As an application, we improve Braverman\u27s celebrated result (JACM, 2010). Braverman showed that any r(m,d,epsilon)-wise independent distribution epsilon-fools AC^0 circuits of size m and depth d, for r(m,d,epsilon) = O(log(m/epsilon))^{2d^2+7d+3}. Our improved bounds on the Fourier tails of AC^0 circuits allows us to improve this estimate to r(m,d,epsilon) = O(log(m/epsilon))^{3d+3}. In contrast, an example by Mansour (appearing in Luby and Velickovic\u27s paper - Algorithmica, 1996) shows that there is a log^{d-1}(m)log(1/epsilon)-wise independent distribution that does not epsilon-fool AC^0 circuits of size m and depth d. Hence, our result is tight up to the factor $3$ in the exponent

### Extractor-Based Time-Space Lower Bounds for Learning

A matrix $M: A \times X \rightarrow \{-1,1\}$ corresponds to the following
learning problem: An unknown element $x \in X$ is chosen uniformly at random. A
learner tries to learn $x$ from a stream of samples, $(a_1, b_1), (a_2, b_2)
\ldots$, where for every $i$, $a_i \in A$ is chosen uniformly at random and
$b_i = M(a_i,x)$.
Assume that $k,\ell, r$ are such that any submatrix of $M$ of at least
$2^{-k} \cdot |A|$ rows and at least $2^{-\ell} \cdot |X|$ columns, has a bias
of at most $2^{-r}$. We show that any learning algorithm for the learning
problem corresponding to $M$ requires either a memory of size at least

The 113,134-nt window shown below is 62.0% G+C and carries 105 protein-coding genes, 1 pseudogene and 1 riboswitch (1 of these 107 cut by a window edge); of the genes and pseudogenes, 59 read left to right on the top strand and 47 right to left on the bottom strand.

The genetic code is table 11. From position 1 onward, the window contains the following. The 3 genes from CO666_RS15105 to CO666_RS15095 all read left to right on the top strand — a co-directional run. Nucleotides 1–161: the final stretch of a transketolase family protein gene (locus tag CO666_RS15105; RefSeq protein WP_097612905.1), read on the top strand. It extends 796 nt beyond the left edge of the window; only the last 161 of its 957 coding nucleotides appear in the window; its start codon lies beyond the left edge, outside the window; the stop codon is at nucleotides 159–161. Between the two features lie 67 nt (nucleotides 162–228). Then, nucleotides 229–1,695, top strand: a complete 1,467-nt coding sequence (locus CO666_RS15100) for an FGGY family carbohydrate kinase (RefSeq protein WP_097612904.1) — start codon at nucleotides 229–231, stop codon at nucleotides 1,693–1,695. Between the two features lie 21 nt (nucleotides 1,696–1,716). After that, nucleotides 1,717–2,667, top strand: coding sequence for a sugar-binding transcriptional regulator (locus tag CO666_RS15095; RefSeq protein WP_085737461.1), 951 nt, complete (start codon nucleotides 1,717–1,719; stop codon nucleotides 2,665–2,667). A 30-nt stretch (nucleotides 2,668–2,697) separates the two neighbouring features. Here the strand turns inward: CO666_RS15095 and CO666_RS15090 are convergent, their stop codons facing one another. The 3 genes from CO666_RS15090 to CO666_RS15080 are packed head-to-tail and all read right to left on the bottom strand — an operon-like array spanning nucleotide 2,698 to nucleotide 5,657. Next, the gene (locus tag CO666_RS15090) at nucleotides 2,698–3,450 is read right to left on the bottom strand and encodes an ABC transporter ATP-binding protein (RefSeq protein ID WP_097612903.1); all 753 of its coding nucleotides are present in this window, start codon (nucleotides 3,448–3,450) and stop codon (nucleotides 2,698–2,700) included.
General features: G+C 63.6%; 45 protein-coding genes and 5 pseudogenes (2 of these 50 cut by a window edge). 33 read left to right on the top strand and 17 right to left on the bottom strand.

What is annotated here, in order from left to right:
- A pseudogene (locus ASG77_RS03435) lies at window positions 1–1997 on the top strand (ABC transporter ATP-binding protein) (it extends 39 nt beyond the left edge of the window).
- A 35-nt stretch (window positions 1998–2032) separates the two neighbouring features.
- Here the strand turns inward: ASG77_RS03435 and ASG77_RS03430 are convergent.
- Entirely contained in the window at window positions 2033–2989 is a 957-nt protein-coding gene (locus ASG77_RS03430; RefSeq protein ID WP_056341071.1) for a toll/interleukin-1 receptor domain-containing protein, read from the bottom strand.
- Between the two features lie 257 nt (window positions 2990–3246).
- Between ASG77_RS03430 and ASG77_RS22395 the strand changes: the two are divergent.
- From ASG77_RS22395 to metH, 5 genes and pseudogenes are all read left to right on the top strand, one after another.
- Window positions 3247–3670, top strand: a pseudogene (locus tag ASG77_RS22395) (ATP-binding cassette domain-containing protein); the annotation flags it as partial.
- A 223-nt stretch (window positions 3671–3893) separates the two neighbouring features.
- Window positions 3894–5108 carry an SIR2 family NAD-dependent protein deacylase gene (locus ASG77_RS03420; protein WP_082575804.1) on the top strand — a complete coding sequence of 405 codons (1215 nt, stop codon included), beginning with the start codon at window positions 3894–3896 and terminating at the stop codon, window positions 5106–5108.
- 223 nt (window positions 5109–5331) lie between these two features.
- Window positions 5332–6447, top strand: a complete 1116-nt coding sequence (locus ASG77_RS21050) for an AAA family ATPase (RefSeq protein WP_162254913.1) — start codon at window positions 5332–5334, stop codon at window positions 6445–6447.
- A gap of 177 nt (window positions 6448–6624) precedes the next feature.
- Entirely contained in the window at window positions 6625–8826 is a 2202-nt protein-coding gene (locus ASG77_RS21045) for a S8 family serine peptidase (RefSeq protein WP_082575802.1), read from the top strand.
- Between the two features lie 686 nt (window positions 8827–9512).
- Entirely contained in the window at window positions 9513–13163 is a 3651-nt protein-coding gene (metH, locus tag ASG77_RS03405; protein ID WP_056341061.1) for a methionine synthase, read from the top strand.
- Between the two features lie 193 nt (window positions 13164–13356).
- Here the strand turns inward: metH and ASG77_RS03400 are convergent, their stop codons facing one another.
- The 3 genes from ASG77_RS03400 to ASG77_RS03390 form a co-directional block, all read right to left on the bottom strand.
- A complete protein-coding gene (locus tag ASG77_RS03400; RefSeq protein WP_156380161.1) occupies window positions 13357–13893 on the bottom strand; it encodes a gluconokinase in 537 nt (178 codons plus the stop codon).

$\Omega\left(k \cdot \ell \right)$, or at least $2^{\Omega(r)}$ samples. The
result holds even if the learner has an exponentially small success probability
(of $2^{-\Omega(r)}$).
In particular, this shows that for a large class of learning problems, any
learning algorithm requires either a memory of size at least $\Omega\left((\log
|X|) \cdot (\log |A|)\right)$ or an exponential number of samples, achieving a
tight $\Omega\left((\log |X|) \cdot (\log |A|)\right)$ lower bound on the size
of the memory, rather than a bound of $\Omega\left(\min\left\{(\log
|X|)^2,(\log |A|)^2\right\}\right)$ obtained in previous works [R17,MM17b].
Moreover, our result implies all previous memory-samples lower bounds, as
well as a number of new applications.
Our proof builds on [R17] that gave a general technique for proving
memory-samples lower bounds

### Low-Sensitivity Functions from Unambiguous Certificates

We provide new query complexity separations against sensitivity for total
Boolean functions: a power $3$ separation between deterministic (and even
randomized or quantum) query complexity and sensitivity, and a power $2.22$
separation between certificate complexity and sensitivity. We get these
separations by using a new connection between sensitivity and a seemingly
unrelated measure called one-sided unambiguous certificate complexity